After a long and varied career that has taken in musicals, classical albums and even UK #1 albums (those were the days), Tori Amos is back at her beloved Bösendorfer piano seat with a new tour in support of 14th studio album ‘Unrepentant Geraldines’.
The redhead fan favourite still has fire running through her veins and her ivory-tickling fingers, as evident on the new album. Although it isn’t officially out until Monday 12th May (my deluxe copy is in the post as I type), a pre-release leak confirms that Amos still has the talent and the ability to thrill and surprise even when most music fans remember her as the quirky girl at the piano who delivered ‘Little Earthquakes’ back when Kurt Cobain was still alive.
Of course, the Toriphiles know every key struck across her extensive back catalogue, even if some diehards are opinionated about the fact that the last decade of Amos’s work is not to their taste. Sure, the likes of ‘The Beekeeper’ and ‘Abnormally Attracted to Sin’ may have had flaws, but the truly dedicated must be able to see the progression of a true artist and piano prodigy, whatever musical direction she’s taken – and 2011’s ‘Night of Hunters’ easily ranks among her best work.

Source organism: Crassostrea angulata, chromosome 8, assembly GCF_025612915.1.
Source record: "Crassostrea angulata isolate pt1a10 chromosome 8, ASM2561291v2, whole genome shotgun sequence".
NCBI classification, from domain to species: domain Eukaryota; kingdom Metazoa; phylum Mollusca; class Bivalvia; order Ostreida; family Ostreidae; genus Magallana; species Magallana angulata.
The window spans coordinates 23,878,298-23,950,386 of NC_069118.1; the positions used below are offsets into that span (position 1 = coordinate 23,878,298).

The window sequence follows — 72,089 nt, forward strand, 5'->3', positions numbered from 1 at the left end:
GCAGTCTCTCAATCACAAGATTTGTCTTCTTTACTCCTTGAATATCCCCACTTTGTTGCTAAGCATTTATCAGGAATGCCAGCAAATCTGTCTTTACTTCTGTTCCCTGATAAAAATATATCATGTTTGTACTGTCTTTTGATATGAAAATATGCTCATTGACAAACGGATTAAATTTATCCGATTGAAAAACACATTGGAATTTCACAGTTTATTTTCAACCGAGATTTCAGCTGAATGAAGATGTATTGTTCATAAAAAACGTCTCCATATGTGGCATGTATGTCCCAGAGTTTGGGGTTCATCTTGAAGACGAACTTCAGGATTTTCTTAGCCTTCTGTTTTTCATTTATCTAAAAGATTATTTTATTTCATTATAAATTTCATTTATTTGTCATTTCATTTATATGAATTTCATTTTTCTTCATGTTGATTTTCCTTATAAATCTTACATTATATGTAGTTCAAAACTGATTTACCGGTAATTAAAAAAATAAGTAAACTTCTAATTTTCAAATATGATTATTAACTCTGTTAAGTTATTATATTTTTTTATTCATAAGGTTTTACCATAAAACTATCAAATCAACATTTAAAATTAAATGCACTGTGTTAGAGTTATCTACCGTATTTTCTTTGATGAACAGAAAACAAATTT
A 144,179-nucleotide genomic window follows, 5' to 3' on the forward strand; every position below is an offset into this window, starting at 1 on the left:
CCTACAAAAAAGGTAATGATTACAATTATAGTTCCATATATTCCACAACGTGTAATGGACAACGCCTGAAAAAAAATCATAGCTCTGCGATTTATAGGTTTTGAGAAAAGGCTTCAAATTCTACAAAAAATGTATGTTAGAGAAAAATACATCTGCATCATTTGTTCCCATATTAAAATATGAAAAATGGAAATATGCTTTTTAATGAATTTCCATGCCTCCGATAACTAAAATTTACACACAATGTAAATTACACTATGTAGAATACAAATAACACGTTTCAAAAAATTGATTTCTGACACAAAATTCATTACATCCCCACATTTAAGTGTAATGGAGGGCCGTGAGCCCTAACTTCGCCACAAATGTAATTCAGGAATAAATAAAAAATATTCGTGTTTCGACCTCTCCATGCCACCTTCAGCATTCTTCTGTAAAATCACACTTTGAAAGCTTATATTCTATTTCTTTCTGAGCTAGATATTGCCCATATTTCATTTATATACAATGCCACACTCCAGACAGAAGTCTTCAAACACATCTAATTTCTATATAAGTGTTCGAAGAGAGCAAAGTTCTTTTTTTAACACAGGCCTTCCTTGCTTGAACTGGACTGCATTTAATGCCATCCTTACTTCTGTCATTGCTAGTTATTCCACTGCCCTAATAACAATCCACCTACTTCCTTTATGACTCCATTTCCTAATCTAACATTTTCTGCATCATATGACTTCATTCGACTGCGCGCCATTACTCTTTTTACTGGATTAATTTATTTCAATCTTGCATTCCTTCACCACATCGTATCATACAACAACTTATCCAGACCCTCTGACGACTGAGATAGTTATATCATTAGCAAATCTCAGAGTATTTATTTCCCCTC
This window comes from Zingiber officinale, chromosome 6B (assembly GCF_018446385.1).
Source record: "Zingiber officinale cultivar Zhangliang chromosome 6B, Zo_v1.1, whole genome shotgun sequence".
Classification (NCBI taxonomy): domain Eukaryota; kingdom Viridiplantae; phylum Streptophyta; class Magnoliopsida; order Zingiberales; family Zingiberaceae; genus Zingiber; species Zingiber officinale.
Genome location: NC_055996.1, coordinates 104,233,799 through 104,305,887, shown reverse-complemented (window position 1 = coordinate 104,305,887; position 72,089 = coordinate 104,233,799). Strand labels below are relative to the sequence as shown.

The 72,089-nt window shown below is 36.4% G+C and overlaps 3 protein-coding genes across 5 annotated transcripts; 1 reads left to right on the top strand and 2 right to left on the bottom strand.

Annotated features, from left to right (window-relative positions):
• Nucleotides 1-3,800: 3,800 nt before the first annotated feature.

So, what to make of ‘Unrepentant Geraldines’? Latter-day Tori has seemed intent on moving her off-centre piano balladry into new musical areas, dabbling as she has with pomp-rock guitars, electronics and even more overtly classical orchestration. ‘Unrepentant’ touches upon all these and more, harking back to familiar points in her discography whilst also forging ahead with new textures and new themes.
Highlights include those typical Tori torch songs that will hopefully feature heavily in setlists for years to come: ‘Wild Way’, ‘Weatherman’ and especially ‘Selkie’ and ‘Invisible Boy’ are perfect new companions for Amos’s most worshipped song girls. The left-turns keep it fresh though; from the southern Gothic vibe of ‘Trouble’s Lament’ (see video above) and the jaunty fusion of politics and pies on ‘Giant’s Rolling Pin’ to the playful and even ambitious likes of ’16 Shades of Blue’ and the album’s title track, it’s clear Amos is not resting on her laurels. Throw in a gorgeous duet with her daughter Tash, and it’s a fulfilling record that may not recapture the raw energy of all-time favourite ‘Boys for Pele’ but shows women over the age of 50 may have a whole lot more to say – and a whole lot more talent – than the Miley Cyruses of the world.
Catch Tori on tour this summer. I’ll be doing the fanboy thing next week in Birmingham – will I be seeing you there??